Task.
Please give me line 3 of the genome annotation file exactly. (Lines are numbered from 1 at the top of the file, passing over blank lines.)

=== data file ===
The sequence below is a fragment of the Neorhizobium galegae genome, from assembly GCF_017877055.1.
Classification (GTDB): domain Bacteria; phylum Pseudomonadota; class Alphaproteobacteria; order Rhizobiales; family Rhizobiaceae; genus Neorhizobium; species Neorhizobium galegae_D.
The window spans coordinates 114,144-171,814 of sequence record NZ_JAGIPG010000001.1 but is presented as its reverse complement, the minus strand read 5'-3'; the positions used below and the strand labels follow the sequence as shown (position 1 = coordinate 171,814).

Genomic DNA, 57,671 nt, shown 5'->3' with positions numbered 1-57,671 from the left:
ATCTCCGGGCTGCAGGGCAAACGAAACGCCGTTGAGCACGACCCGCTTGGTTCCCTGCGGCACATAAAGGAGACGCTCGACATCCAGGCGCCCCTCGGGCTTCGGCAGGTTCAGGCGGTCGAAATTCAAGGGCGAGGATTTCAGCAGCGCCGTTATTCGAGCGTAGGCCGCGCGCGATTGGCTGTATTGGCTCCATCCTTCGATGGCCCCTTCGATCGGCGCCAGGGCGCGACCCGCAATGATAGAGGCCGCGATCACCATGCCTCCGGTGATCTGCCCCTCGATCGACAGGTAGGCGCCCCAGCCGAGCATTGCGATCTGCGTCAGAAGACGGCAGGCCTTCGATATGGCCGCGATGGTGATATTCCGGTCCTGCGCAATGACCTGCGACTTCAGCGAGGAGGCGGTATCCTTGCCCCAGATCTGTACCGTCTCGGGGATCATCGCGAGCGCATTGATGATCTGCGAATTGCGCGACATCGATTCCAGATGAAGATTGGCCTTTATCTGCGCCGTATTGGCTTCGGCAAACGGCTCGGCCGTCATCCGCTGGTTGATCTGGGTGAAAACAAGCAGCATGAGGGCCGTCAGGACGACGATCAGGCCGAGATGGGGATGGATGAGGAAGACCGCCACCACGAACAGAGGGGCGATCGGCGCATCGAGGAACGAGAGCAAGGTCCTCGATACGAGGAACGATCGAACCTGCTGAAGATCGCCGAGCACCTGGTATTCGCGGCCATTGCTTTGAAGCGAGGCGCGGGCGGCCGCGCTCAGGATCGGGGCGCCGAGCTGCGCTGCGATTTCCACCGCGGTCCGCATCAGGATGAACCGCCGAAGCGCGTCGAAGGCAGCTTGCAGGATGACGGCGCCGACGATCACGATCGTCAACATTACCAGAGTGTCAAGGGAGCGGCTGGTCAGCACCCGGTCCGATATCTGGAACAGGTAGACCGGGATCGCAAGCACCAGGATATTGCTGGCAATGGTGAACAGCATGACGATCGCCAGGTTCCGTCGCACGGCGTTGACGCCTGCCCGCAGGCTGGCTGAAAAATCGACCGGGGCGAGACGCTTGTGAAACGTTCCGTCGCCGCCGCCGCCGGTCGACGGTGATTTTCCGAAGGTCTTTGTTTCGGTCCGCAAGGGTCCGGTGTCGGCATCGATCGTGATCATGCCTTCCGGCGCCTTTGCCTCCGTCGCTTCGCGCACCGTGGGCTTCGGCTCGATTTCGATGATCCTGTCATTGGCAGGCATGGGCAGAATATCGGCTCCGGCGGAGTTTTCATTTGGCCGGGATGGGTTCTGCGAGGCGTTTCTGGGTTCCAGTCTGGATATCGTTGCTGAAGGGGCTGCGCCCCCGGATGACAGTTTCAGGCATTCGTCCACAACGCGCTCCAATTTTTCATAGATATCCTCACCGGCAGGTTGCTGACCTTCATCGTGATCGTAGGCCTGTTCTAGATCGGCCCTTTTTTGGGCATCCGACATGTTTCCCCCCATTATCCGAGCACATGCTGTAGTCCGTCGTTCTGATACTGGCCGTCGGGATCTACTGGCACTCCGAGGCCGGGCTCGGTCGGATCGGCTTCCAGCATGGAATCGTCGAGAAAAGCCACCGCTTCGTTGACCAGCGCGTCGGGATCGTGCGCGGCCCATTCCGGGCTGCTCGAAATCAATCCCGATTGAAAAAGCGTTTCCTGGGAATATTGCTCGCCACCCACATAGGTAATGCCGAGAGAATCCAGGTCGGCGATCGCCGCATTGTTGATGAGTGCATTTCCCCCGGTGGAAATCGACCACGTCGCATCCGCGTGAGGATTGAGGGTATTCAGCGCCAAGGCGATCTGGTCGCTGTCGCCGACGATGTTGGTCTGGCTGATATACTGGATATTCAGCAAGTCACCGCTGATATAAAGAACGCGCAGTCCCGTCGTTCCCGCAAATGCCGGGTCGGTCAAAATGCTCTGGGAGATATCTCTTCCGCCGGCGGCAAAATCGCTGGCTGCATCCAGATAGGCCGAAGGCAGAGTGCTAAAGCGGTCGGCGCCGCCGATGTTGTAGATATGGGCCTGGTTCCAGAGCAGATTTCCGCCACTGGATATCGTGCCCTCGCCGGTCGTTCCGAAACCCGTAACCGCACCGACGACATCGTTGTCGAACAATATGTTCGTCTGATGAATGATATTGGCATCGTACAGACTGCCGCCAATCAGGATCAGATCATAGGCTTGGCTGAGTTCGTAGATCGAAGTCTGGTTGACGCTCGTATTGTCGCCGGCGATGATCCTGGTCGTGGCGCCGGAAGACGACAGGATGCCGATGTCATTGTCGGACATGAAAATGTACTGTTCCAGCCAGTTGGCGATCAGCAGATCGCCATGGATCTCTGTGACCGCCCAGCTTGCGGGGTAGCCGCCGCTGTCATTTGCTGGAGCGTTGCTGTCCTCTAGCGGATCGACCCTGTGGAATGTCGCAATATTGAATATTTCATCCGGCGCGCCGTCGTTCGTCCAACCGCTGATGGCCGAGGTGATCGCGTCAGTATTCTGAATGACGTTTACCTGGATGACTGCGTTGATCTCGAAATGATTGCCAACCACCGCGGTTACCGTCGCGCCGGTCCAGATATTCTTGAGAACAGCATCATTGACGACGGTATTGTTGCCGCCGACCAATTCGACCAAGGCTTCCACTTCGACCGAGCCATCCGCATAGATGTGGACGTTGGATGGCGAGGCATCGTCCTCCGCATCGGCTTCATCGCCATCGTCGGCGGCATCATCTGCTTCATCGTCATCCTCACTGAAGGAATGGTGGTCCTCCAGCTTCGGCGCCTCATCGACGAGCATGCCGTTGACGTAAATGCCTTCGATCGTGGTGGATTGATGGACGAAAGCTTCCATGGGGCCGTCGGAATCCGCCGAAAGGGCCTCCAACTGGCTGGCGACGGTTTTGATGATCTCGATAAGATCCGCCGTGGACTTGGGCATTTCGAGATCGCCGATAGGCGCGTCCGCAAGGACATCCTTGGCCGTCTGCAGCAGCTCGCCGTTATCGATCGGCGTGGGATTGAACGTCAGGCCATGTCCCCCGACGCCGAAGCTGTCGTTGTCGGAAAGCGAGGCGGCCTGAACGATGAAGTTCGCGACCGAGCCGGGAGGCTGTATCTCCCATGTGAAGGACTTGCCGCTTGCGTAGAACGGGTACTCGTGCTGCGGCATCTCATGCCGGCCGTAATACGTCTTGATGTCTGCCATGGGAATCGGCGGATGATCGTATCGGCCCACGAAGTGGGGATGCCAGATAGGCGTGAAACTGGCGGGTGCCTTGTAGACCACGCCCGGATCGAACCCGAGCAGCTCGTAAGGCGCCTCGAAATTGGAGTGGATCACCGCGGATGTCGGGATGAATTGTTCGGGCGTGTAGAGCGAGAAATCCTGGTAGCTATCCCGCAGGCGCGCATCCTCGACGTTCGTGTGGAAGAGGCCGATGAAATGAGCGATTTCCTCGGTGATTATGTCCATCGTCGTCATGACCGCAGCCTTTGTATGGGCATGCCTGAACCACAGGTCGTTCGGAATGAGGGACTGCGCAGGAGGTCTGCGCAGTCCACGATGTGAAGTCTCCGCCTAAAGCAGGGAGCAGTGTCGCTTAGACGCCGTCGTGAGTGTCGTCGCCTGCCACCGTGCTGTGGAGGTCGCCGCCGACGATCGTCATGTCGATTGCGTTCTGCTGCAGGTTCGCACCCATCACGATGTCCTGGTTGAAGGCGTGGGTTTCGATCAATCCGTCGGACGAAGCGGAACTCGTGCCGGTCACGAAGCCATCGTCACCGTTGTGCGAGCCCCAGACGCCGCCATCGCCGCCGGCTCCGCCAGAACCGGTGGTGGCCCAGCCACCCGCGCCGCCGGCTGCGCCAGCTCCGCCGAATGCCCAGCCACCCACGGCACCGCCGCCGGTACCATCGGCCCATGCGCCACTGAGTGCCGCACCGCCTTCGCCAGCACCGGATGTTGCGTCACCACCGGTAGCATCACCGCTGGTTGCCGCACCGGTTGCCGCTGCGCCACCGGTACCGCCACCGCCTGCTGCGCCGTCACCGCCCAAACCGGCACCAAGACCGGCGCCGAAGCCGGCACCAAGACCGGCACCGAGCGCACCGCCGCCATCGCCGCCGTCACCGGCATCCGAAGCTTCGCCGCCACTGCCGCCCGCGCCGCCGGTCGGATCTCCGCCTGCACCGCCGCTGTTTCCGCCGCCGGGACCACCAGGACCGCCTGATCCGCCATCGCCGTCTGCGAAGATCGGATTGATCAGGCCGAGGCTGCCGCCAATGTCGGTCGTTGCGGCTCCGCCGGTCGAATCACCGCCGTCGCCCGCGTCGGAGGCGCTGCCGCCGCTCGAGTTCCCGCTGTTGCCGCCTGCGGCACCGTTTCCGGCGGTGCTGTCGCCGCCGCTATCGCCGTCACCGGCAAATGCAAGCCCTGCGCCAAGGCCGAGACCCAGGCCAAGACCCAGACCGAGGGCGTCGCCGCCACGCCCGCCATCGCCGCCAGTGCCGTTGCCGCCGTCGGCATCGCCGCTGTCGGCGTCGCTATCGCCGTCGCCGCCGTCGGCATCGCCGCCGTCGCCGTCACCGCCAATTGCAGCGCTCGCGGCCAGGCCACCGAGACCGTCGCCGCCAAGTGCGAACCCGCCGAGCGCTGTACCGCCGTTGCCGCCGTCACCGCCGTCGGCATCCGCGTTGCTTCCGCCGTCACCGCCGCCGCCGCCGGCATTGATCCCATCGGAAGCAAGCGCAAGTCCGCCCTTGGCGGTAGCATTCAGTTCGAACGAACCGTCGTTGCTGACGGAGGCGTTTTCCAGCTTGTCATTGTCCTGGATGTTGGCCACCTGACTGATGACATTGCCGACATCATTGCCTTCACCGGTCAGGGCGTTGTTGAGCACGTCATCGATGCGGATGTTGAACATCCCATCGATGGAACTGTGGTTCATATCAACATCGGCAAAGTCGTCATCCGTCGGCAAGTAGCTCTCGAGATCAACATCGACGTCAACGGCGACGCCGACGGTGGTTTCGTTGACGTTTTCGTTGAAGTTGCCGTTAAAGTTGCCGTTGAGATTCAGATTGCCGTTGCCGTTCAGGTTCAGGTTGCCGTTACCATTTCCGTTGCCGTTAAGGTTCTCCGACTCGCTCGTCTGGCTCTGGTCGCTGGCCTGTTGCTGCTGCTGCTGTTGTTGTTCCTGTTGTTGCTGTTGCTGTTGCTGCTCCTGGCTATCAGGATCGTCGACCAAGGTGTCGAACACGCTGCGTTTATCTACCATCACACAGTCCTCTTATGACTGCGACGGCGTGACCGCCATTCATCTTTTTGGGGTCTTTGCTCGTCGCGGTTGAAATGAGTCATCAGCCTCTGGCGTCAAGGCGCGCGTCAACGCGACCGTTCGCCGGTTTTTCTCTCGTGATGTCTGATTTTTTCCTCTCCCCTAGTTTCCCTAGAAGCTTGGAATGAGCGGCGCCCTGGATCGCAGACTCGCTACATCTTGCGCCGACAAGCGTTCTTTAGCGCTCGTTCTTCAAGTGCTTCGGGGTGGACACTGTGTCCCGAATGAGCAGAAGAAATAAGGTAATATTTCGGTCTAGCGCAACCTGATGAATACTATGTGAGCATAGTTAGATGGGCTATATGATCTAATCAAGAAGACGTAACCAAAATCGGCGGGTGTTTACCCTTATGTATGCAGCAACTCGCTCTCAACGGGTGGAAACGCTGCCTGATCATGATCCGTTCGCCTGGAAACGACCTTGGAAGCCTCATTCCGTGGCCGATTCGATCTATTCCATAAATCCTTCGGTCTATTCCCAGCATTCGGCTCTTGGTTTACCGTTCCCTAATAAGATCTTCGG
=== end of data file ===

The window spans coordinates 114,144-171,814 of sequence record NZ_JAGIPG010000001.1 but is presented as its reverse complement, the minus strand read 5'-3'; the positions used below and the strand labels follow the sequence as shown (position 1 = coordinate 171,814).